Daisy, Give me your answer do! Im half crazy, All for the love
by lisa horak
am not a born leader. Id even go so far as to say Im a card-carrying,
Give me a task and Ill do it. But ask me to speak in front of
a group or teach a class and I go into a panic
on the inside, anyhow.
Its not that I cant be authoritative; its more that
Im not a natural organizer. It just makes me feel queasy. Gives
me butterflies in my stomach. Keeps me up at night. All of the above.
But as we all know, love makes you do some pretty unexpected things.
My six-year-old daughter Molly wanted to join Daisy Scouts. (Daisy Scouts,
if you are not familiar, is the first level of Girl Scouts, even before
Brownies.) So last summer we filled out forms, gave them to the powers
that be, and waited to hear about our troop. No calls came. School started.
We waited some more and made some calls. Apparently there was no troop
to join just then, but theyd call us when one formed. Weeks went
by. And then finally, we heard. A troop would form to include the lost
girls like Mollythose in need of a group to join.
Apparently this lack of a troop wasnt due to lack of interest,
only to a lack of willing leadership. Hmmm, I thought to
myself, you mean there arent tons of caring, kind adults
chomping at the bit to spend their precious free time with a gaggle
Now let me remind you, I am not a leader type. Im really not.
But this was my daughter, and what is one to do? I mean the uniforms
are just so darned cutelittle blue aprons and the Daisies earn
different colored petals for doing educational, civic-minded activities?
And scouting is touted as a wonderful way to encourage girls to be all
those things we want them to be, like honest and fair, friendly and
helpful, considerate and caring, courageous and strong, responsible
for what they say and do, respectful of themselves and others, respectful
of authority. We want them to use resources wisely, make the world a
better place, and be a sister to every Girl Scout. (These are the ten
components of the Girl Scout Law.) We all want the next generation to
be at least as competent as ourselves, and hopefully more so. I want
Molly to be the leader type.
Unlike me. Because when we go camping I am not the Fire Starter. I grew
up in a non-camping family and never really learned how to make a fire.
I mean, I know in theory what to do, but frankly, when we get to the
woods my husbands hunter/gatherer instincts come out and well,
he starts the fire. I put the marshmallows on the sticks (yes, I know,
green sticks, so they dont burn!)
So with the fate of the troop in jeopardy, I agreed to be a leader with
one caveat: someone else had to do it too, for I am a firm believer
that there is safety in numbers. I scanned the room for an interested
face. All eyes were averted, because like me, none of the parents wanted
to be the leader! We all just wanted to spend some quality time with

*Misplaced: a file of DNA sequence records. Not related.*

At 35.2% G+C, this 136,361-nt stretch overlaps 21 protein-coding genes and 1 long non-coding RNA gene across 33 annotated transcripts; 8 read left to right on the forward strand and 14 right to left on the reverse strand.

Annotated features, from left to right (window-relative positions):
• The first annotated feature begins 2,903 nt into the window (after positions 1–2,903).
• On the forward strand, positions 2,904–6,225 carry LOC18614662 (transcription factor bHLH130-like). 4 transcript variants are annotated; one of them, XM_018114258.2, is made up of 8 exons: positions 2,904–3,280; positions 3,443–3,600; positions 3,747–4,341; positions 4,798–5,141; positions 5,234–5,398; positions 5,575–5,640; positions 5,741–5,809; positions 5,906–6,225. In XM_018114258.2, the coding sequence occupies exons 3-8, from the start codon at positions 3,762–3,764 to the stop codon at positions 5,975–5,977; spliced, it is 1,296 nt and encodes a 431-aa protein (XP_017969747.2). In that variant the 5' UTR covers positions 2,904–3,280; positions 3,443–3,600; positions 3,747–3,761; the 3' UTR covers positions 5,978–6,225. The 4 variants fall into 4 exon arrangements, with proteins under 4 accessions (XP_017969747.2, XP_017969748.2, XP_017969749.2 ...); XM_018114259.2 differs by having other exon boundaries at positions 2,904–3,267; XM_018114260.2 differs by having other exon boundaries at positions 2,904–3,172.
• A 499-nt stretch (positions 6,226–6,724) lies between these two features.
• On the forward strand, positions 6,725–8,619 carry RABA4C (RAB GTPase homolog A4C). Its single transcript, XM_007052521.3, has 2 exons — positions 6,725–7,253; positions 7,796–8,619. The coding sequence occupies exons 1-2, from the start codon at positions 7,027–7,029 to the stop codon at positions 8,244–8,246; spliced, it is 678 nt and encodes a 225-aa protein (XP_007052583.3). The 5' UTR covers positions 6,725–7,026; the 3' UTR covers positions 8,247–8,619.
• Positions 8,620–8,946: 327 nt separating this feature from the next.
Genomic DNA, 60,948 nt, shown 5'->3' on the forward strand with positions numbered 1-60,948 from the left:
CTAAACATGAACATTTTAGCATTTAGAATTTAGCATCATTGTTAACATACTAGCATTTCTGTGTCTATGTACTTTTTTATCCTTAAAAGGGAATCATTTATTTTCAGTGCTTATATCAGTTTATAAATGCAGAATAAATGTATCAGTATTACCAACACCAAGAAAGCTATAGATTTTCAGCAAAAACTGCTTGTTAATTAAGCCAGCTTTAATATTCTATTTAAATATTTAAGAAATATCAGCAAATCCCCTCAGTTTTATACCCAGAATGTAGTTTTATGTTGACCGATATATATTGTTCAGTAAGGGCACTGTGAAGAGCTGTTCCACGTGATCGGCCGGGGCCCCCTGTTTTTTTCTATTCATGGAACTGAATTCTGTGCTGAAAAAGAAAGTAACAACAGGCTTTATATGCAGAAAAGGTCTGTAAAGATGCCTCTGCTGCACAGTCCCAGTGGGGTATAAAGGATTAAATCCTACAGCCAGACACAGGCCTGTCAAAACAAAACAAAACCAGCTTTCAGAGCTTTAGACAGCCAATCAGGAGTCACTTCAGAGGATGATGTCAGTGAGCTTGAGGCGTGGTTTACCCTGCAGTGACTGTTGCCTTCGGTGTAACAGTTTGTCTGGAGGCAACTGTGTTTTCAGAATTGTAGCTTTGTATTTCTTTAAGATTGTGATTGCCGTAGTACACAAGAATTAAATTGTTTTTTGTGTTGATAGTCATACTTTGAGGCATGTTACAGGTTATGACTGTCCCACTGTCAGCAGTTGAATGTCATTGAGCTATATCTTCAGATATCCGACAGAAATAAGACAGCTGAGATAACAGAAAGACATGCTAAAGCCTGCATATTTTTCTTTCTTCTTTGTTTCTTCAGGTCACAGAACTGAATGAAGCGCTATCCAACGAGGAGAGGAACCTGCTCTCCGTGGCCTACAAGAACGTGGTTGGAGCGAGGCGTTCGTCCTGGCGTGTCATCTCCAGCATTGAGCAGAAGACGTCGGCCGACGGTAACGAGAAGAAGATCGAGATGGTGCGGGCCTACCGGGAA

our girls. We wanted the fun of badges and songs and crafts but none
of the responsibility of leadership.
Finally, the woman sitting next to me gave in
agreed to be a co-leader if and only if absolutely no one else would
step up to the plate and it was the only way our girls could be Daisies.
I, of course, was overjoyed, for surely this woman was a kindred spirit.
After all, we had both made cynical comments during the information
We decided that we would make this fun. We quickly divided up the required
training sessions, for the Girl Scouts are nothing if not safe, thorough,
and by the books. Then we set up ground rules. Number one: we would
plan our meetings only where we could drink good coffee. Number two:
we would avoid any non-essential meetings. Number three: We would eliminate
dues so to avoid complicated stuff like opening a troop bank account.
Number four: our troop would meet once a month. More often would be
too much work. And number five, my personal favorite: we would meet
in the Fire Departments conference room, so that real professionals
would be on hand should someone urgently need medical care.
If my co-leader and I were worried that we werent up for this
task, our fears were quickly put to rest. At the last meeting before
we were to take over as leaders, the woman temporarily in charge had
our eager little angels earn a petal about being helpful by cleaning
the buildings baseboards. I kid you not. With paper towels and
a jug of Fantastik, our little scouts got busy and scrubbed. Never mind
dust allergies and asthmawe dont even clean our own baseboards
at home! The girls didnt even complain, bless their hearts, but
my co-leader and I looked at each other with incredulity and dismay.
Surely we could do better than that.
And so we are. We talk about the core values and beliefs that the Girl
Scouts wisely made into their law. Our Daisies are making new friends.
They know who founded the Girl Scouts and they know the Girl Scout Promise.
Their aprons get more colorful each time we meet, as more and more petals
are added. We make bird feeders out of pine cones and decorations for
nursing homes. We even sing Taps as we conclude our meetings with a
Perhaps most important, my co-leader and I pat each other on the back
after each meeting and remind ourselves that we have done well. Maybe
its never to late to teach this old scout new tricks.
The Girl Scouts are always looking for volunteers. If you are interested
please call the Girl Scouts of Western North Carolina Pisgah Council
Service Center at (828) 252-4442.
Lisa Horak lives in Asheville with her husband
and two daughters.
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